Think Tank

We are extremely proud to announce the publication of the second issue of the International Journal for Arts and Politics (IJAP), edited by Jasmin Lilian Diab!!

Access IJAP – Issue 2: The World We Love In: Gender, Identity, Art and the Law (Spring 2019) here.

You can also find IJAP – Issue 1: The Public, the Private and the In-Between: Women, Movement, Expression and Change (Spring 2018) here. 

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The GAPA Think Tank is made up a group of esearchers who write and publish essays under the supervision of our lovely editor, Ms. Jasmin Lilian Diab. To contribute to the International Journal of Arts and Politics (IJAP) and to find our about current opportunities in the Think Tank, email Jasmin here.

The thematic clusters below provide a tenative framework for interested community members. We have identified six themes that occupy the social and political discourse. These topics are also particularly prominent in many forms of political art. We encourage an academic, politically informed perspective on these issues – drawing connections to the world of art activism is more than encouraged.


Migration is commonly defined as the movement of people across political borders with the intention of settling temporarily or permanently in the new location. According to the UN (2015), 244 million people or 3,3% of the world’s population lived outside their country of origin. Particularly since the onset of the refugee crisis, migration and the issues surrounding it have dominated the media, politics and discussions about the best way to react to it.

Possible sub-topics include, but are not limited to:

  • integration
  • multiculturalism
  • citizenship
  • borders

Walt Whitman (1855) in referring to identity said “we contain multitudes”. Identities are what make us different from others in terms of beliefs and perceptions – they occur on the individual or on the group level. There are many ways in which they can be conceived, for example in terms of culture, religion, tradition, nationality, sexuality, or politics. Identities have been the source of many conflicts on what is “right” and “wrong”. On the other hand, they have also enabled expression and self-realisation.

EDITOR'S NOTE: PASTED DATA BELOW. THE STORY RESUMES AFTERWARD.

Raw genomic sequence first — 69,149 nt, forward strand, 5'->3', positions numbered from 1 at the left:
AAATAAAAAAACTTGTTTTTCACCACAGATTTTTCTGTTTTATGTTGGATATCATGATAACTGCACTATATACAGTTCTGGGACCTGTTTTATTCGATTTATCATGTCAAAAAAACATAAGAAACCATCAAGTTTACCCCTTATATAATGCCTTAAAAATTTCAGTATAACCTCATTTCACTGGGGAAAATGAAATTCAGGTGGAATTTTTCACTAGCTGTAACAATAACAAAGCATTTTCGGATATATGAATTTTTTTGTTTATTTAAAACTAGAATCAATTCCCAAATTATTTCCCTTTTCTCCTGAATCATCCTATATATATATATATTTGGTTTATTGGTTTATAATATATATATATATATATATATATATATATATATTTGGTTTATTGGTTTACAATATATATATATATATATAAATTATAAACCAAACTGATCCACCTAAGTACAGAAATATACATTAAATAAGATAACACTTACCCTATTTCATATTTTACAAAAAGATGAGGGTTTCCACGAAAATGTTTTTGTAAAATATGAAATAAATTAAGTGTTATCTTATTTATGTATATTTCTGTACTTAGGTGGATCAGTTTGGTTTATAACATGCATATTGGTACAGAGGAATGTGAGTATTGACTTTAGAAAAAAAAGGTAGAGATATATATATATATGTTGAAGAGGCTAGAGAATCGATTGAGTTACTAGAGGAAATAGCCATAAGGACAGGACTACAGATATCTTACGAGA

Possible sub-topics include, but are not limited to:

  • feminist and queer art
  • social movements
  • religious fundamentalism
  • nationalism

Consumption is the act of using up goods or resources. While some acts of consumption are necessary for survival, others are arguably not. Since the development of industry, the division of labour and the onset of capitalism, consumption has become inextricably linked to consumerism – which can be analysed in terms of consuming material goods, but also cultural goods. Societies worldwide are seemingly turning into consumer societies, with consumption as the highest priority.

Possible sub-topics include, but are not limited to:

  • materialism
  • the media
  • capitalism
  • performing arts, musical arts, fine arts, visual arts
Civic Participation

Civic participation refers to how citizens address and contribute to issues of public concern. Civic participation is not only about voting, it also involves other ways of getting involved in shaping the future, like through running for office, organising protests or raising awareness about an issue. These forms of participation in the political discourse are considered to be vital for the ongoing development of society in a direction away from the status quo.

Possible sub-topics include, but are not limited to:

  • civic responsibility
  • corruption
  • rebellion and non-conformity
  • social change
Conflict & Terrorism

Conflict in an international context is commonly understood in terms of a war between states, usually for territory. Increasingly over time, such wars turned into broader conflicts about ideas and ideologies. The most prominent example of this today may be the “war on terror” and increased efforts to combat the rising power of extremist groups – which has arguably produced a variety of negative consequences and given rise to a variety of concerns.

Possible sub-topics include, but are not limited to:

  • the roots of terrorism
  • “clash of civilisations”
  • international intervention
  • Western imperialism

In a political context, the study of the environment has been focused the relationship between human society, ideology and the environment. Concerns for the welfare and future of planet Earth have become increasingly politicised in recent times. The issue of global warming and climate change has fuelled discussions about ways to combat this development politically and economically, for example through sustainable initiatives and international quotas on greenhouse gas emissions.

Possible sub-topics include but are not limited to:

  • international development
  • environmentalism
  • profit vs. sustainability
  • Green politics